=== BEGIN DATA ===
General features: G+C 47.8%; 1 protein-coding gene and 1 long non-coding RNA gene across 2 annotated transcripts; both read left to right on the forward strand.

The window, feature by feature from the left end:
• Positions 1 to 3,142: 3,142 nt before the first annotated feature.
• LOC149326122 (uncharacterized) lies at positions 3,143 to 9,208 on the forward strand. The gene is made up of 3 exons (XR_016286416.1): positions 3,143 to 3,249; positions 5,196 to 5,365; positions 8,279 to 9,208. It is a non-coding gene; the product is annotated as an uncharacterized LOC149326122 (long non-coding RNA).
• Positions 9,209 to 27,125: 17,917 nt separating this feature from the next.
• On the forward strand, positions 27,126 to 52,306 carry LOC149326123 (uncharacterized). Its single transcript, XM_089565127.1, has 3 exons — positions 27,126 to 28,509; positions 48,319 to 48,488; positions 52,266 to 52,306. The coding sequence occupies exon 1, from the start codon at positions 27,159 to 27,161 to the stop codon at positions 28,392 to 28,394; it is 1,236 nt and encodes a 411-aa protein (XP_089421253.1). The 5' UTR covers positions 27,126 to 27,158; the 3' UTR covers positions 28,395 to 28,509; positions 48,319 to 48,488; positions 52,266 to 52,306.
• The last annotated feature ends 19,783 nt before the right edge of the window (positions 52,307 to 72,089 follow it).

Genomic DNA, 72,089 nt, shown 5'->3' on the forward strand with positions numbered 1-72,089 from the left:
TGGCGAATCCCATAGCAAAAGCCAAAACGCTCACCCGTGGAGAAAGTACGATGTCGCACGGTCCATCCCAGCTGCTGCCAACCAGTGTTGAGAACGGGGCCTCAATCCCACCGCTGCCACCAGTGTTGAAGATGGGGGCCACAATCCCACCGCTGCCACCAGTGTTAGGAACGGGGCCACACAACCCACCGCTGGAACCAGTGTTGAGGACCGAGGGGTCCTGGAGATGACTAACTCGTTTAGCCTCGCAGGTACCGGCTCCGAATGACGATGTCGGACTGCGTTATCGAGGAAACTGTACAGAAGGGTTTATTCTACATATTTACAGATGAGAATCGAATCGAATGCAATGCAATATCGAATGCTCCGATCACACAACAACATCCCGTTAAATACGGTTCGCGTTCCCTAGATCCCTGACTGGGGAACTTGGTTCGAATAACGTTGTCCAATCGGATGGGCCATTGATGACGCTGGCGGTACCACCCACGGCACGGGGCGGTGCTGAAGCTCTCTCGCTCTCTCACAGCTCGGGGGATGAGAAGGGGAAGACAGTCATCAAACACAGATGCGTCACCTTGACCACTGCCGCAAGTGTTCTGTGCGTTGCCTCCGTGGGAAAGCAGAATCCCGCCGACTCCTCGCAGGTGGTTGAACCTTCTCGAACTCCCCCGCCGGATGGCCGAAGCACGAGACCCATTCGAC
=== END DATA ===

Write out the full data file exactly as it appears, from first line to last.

General features: G+C 47.8%; 1 protein-coding gene and 1 long non-coding RNA gene across 2 annotated transcripts; both read left to right on the forward strand.

The window, feature by feature from the left end:
• Positions 1 to 3,142: 3,142 nt before the first annotated feature.
• LOC149326122 (uncharacterized) lies at positions 3,143 to 9,208 on the forward strand. The gene is made up of 3 exons (XR_016286416.1): positions 3,143 to 3,249; positions 5,196 to 5,365; positions 8,279 to 9,208. It is a non-coding gene; the product is annotated as an uncharacterized LOC149326122 (long non-coding RNA).
• Positions 9,209 to 27,125: 17,917 nt separating this feature from the next.
• On the forward strand, positions 27,126 to 52,306 carry LOC149326123 (uncharacterized). Its single transcript, XM_089565127.1, has 3 exons — positions 27,126 to 28,509; positions 48,319 to 48,488; positions 52,266 to 52,306. The coding sequence occupies exon 1, from the start codon at positions 27,159 to 27,161 to the stop codon at positions 28,392 to 28,394; it is 1,236 nt and encodes a 411-aa protein (XP_089421253.1). The 5' UTR covers positions 27,126 to 27,158; the 3' UTR covers positions 28,395 to 28,509; positions 48,319 to 48,488; positions 52,266 to 52,306.
• The last annotated feature ends 19,783 nt before the right edge of the window (positions 52,307 to 72,089 follow it).

Genomic DNA, 72,089 nt, shown 5'->3' on the forward strand with positions numbered 1-72,089 from the left:
TGGCGAATCCCATAGCAAAAGCCAAAACGCTCACCCGTGGAGAAAGTACGATGTCGCACGGTCCATCCCAGCTGCTGCCAACCAGTGTTGAGAACGGGGCCTCAATCCCACCGCTGCCACCAGTGTTGAAGATGGGGGCCACAATCCCACCGCTGCCACCAGTGTTAGGAACGGGGCCACACAACCCACCGCTGGAACCAGTGTTGAGGACCGAGGGGTCCTGGAGATGACTAACTCGTTTAGCCTCGCAGGTACCGGCTCCGAATGACGATGTCGGACTGCGTTATCGAGGAAACTGTACAGAAGGGTTTATTCTACATATTTACAGATGAGAATCGAATCGAATGCAATGCAATATCGAATGCTCCGATCACACAACAACATCCCGTTAAATACGGTTCGCGTTCCCTAGATCCCTGACTGGGGAACTTGGTTCGAATAACGTTGTCCAATCGGATGGGCCATTGATGACGCTGGCGGTACCACCCACGGCACGGGGCGGTGCTGAAGCTCTCTCGCTCTCTCACAGCTCGGGGGATGAGAAGGGGAAGACAGTCATCAAACACAGATGCGTCACCTTGACCACTGCCGCAAGTGTTCTGTGCGTTGCCTCCGTGGGAAAGCAGAATCCCGCCGACTCCTCGCAGGTGGTTGAACCTTCTCGAACTCCCCCGCCGGATGGCCGAAGCACGAGACCCATTCGAC